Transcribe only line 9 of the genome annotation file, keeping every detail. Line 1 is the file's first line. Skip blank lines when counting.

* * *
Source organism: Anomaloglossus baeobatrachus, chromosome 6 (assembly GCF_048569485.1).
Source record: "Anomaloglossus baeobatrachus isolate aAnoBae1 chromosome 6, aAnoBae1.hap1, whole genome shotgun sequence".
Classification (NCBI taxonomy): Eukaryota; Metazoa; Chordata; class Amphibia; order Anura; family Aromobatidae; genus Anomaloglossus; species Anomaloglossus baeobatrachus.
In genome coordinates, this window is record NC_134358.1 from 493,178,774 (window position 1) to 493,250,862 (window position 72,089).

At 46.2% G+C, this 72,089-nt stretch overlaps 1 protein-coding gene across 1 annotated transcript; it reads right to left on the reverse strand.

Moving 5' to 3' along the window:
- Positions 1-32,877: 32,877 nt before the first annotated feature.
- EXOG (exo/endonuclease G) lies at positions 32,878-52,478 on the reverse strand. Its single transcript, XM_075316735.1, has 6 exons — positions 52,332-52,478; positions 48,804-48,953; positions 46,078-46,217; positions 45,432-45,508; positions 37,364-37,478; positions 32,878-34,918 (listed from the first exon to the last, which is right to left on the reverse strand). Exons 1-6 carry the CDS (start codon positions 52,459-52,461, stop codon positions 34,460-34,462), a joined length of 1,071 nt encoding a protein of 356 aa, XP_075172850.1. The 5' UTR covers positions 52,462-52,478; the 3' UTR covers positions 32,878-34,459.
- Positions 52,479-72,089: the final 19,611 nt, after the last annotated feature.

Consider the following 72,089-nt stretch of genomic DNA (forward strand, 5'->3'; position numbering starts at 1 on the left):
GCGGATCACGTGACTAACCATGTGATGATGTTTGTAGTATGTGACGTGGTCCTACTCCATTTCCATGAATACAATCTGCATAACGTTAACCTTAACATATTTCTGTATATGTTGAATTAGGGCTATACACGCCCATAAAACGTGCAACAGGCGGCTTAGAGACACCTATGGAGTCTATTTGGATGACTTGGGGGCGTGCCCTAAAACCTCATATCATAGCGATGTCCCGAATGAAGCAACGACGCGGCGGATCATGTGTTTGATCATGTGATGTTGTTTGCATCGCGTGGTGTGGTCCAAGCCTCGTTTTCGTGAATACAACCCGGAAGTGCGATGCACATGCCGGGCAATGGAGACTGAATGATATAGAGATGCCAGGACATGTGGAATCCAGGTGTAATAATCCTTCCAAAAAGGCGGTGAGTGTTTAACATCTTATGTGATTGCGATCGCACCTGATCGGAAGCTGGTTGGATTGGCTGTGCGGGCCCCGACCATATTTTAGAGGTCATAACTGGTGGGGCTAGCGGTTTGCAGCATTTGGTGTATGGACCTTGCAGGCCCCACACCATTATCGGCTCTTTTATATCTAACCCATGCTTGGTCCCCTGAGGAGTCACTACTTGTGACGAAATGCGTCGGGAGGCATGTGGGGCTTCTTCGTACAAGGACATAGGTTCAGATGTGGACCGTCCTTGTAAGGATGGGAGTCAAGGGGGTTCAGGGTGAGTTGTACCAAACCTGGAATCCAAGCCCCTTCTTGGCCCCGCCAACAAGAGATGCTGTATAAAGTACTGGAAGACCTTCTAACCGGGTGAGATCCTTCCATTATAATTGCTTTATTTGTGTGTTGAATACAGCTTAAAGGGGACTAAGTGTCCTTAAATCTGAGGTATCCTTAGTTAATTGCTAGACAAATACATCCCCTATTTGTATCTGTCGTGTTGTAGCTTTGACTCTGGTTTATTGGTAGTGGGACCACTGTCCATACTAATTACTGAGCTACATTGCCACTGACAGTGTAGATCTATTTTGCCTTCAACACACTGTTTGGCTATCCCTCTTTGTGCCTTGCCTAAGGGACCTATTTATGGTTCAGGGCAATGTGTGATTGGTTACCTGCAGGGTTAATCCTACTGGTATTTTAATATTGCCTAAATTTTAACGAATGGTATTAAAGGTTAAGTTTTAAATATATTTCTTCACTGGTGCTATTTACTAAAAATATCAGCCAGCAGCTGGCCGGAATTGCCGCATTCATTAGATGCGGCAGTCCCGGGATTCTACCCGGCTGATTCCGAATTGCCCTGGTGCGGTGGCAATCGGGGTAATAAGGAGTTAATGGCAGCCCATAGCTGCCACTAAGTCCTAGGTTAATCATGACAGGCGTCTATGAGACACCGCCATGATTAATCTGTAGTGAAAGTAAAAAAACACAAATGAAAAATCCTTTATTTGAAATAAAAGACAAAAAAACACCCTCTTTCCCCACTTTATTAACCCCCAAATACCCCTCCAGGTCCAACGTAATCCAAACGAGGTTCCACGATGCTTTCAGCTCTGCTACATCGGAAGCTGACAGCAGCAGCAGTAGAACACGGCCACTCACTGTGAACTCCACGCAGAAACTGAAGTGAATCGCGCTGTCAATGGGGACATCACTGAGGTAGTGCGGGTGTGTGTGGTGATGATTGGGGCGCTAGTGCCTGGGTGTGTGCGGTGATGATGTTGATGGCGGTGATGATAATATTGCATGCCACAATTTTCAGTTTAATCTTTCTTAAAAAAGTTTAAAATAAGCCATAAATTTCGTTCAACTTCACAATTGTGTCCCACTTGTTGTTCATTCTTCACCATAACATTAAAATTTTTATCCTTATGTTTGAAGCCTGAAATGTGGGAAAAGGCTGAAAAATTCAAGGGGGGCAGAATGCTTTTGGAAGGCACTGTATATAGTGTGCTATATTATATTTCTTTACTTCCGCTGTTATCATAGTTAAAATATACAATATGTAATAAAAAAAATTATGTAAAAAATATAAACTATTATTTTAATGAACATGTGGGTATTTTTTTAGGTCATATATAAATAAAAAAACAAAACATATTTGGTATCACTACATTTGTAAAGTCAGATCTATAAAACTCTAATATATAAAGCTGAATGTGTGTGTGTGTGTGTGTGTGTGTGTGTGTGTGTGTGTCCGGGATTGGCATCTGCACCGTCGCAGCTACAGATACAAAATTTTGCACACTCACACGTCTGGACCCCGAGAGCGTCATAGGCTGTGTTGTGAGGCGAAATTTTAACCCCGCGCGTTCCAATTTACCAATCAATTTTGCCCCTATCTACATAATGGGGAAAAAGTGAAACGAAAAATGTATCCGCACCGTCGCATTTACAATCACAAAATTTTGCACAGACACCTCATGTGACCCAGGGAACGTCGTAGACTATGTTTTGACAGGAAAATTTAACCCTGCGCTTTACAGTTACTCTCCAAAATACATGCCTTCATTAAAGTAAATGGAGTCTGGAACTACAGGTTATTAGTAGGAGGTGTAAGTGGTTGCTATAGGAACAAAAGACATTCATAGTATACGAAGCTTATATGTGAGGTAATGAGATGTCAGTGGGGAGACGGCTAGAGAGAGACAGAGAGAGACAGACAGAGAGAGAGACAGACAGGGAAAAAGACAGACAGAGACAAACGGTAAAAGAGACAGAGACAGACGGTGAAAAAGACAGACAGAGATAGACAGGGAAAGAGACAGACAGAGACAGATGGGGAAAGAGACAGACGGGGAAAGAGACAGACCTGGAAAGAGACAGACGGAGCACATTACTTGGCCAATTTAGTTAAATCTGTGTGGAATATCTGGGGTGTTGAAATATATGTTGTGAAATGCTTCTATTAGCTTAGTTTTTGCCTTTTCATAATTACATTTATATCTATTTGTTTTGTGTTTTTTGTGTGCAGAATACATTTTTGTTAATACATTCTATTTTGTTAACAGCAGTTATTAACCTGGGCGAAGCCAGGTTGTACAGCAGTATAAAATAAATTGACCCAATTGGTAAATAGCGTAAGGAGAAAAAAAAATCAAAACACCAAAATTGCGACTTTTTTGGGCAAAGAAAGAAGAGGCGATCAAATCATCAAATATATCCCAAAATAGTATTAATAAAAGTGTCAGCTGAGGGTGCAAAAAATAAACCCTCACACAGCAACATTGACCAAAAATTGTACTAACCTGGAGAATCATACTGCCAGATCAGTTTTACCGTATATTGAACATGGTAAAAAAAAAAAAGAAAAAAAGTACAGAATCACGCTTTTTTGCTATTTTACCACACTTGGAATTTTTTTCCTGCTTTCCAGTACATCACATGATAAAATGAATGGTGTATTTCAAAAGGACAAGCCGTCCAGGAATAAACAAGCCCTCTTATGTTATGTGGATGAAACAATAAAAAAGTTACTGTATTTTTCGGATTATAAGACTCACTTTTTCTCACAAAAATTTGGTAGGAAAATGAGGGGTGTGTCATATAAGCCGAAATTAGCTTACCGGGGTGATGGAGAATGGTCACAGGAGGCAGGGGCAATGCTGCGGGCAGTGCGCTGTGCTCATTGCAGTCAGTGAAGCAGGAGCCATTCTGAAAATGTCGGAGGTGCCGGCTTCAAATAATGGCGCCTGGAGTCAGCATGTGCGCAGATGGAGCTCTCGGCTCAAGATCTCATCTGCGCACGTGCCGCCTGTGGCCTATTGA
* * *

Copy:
- Positions 52,479-72,089: the final 19,611 nt, after the last annotated feature.